Writing letters now was like throwing stones into a bottomless pool. They sank without a trace. No point in telling the family which gang you worked in and what your foreman, Andrei Prokofyevich Tyurin, was like. Nowadays you had more to say to Kildigs, the Latvian, than to the folks at home.
This passage from Section 4, in which Shukhov ruminates about the uselessness of writing letters, is an example of Solzhenitsyn’s use of the literary device known as free indirect discourse. Free indirect discourse is a way of writing in which a narrator speaks in the third person but communicates a character’s private thoughts. The narrator of the novel is not Shukhov. However, the narrator communicates Shukhov’s inner thoughts and desires without differentiating them from his own. An example in this passage is the narrator’s statement that there is no point in telling one’s family about Tyurin. Solzhenitsyn thus turns Shukhov’s private thought about pointlessness of communicating home after so much time in the camp into one with which we can all identify.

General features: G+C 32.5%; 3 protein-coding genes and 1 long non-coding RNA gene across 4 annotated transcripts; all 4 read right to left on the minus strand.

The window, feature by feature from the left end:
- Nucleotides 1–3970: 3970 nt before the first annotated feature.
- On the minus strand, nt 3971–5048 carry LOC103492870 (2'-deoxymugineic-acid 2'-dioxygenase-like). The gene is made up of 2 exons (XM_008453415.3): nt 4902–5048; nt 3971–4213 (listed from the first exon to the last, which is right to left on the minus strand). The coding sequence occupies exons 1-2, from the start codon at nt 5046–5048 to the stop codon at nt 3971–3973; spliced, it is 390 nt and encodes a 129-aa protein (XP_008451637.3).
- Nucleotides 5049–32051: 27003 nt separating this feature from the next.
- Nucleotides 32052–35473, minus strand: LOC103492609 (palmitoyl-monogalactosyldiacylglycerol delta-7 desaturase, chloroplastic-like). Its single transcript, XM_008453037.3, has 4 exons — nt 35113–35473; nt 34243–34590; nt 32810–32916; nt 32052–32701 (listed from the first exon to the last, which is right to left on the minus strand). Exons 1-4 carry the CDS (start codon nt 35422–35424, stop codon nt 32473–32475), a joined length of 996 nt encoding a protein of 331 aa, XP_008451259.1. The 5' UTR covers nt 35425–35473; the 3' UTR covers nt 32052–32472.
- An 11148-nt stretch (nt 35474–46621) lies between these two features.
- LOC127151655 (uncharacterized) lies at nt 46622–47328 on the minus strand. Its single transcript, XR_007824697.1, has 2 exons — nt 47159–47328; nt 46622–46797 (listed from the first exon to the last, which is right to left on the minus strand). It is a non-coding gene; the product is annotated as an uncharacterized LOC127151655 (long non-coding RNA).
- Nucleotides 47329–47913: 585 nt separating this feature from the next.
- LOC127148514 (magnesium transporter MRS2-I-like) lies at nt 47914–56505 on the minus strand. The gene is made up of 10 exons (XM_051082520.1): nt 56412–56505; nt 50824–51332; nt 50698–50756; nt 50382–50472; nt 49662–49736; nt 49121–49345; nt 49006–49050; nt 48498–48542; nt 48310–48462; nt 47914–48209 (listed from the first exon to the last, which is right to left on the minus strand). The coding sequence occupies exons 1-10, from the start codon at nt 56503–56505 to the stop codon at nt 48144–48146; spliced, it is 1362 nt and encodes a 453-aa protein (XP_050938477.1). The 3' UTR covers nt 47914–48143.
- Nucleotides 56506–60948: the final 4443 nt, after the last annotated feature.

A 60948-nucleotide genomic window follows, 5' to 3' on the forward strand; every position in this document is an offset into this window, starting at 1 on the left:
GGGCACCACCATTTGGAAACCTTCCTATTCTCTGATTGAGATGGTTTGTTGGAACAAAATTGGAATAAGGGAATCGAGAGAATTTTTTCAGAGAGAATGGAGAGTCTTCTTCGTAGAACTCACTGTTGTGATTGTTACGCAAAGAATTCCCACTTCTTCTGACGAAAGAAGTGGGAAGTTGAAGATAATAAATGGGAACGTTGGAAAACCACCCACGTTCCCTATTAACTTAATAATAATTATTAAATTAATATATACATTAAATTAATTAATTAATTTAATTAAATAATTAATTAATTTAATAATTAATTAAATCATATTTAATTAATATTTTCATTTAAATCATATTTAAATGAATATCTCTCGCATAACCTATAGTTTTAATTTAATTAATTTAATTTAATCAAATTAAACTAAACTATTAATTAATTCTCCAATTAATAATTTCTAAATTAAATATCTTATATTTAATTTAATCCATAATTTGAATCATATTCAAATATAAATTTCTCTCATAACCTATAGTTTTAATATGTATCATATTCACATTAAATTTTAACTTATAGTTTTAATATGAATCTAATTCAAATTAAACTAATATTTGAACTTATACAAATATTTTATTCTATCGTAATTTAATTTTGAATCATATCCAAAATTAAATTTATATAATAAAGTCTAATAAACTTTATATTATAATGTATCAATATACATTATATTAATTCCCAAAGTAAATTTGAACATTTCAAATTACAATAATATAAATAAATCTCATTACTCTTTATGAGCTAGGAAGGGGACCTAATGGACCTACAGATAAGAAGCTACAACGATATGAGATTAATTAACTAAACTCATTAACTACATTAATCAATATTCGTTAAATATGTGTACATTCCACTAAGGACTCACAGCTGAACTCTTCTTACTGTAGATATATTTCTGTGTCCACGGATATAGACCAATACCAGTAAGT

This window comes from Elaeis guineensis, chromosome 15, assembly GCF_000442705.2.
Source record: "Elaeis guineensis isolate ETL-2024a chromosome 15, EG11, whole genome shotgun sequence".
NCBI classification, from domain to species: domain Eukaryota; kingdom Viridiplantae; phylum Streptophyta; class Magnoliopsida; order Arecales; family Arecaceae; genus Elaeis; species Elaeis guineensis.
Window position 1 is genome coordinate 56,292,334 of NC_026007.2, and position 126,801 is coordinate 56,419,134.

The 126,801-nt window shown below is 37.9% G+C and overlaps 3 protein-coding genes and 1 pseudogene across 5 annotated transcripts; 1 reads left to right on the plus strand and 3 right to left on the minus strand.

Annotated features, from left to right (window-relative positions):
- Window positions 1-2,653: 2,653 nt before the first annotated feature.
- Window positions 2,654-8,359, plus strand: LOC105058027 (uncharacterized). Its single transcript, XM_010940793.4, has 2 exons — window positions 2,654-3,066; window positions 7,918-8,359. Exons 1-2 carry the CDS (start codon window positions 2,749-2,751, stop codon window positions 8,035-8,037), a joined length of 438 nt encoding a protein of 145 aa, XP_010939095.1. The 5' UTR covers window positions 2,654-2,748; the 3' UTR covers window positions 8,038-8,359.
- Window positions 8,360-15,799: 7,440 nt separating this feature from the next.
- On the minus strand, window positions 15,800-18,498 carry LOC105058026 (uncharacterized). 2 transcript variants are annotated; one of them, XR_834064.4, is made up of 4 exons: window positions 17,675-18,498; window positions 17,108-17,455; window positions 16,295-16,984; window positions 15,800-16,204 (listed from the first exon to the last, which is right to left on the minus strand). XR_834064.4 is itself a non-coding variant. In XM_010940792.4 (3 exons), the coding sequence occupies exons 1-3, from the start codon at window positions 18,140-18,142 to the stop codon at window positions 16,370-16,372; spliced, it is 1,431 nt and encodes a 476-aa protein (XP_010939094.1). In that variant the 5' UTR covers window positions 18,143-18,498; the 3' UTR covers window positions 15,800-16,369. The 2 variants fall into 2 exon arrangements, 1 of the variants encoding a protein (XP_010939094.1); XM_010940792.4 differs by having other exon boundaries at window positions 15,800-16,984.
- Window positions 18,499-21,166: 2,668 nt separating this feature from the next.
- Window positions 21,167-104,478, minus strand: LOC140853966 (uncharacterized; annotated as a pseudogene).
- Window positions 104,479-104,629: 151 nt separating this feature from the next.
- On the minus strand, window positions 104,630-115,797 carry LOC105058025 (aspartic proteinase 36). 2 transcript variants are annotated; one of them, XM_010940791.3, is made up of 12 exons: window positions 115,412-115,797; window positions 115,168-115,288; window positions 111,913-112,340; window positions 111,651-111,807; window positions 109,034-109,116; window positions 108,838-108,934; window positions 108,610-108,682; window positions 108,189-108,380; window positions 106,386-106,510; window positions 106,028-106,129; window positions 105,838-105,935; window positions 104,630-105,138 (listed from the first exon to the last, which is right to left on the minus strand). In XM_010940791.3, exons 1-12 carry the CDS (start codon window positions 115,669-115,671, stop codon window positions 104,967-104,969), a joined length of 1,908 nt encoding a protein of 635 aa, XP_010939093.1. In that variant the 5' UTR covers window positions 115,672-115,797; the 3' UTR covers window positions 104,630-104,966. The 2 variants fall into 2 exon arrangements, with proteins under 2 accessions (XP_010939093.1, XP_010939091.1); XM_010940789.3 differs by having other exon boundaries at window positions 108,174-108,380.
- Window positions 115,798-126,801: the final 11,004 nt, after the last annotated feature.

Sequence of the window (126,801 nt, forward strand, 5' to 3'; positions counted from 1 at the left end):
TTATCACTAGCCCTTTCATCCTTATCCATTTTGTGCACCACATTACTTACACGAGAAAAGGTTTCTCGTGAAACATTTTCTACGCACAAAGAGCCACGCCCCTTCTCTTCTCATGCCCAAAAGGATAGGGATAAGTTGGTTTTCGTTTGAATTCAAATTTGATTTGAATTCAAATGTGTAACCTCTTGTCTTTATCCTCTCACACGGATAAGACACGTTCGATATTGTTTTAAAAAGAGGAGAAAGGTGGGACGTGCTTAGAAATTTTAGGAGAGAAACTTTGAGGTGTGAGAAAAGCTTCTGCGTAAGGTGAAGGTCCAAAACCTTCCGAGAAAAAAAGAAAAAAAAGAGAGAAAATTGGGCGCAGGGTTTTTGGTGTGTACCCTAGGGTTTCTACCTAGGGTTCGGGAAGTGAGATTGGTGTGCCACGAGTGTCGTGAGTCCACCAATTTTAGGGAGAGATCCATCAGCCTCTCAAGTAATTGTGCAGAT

Shukhov’s dismissive attitude toward letter-writing shows how much Shukhov has changed in the last decade. In the duration of ten years, home has receded to a very distant place in his mind. He very rarely even thinks about his wife and daughters. He is not angry or resentful toward his family; they have simply vanished from his consciousness. They, as much as the letters, have “s[u]nk without a trace” into the bottomless pool of Shukhov’s heart. The fact that the family members are never named, while Kildigs and Tyurin are both carefully identified by both name and nationality, shows where Shukhov’s attention lies nowadays. His reference to “home” is ironic, since his camp is now his real home.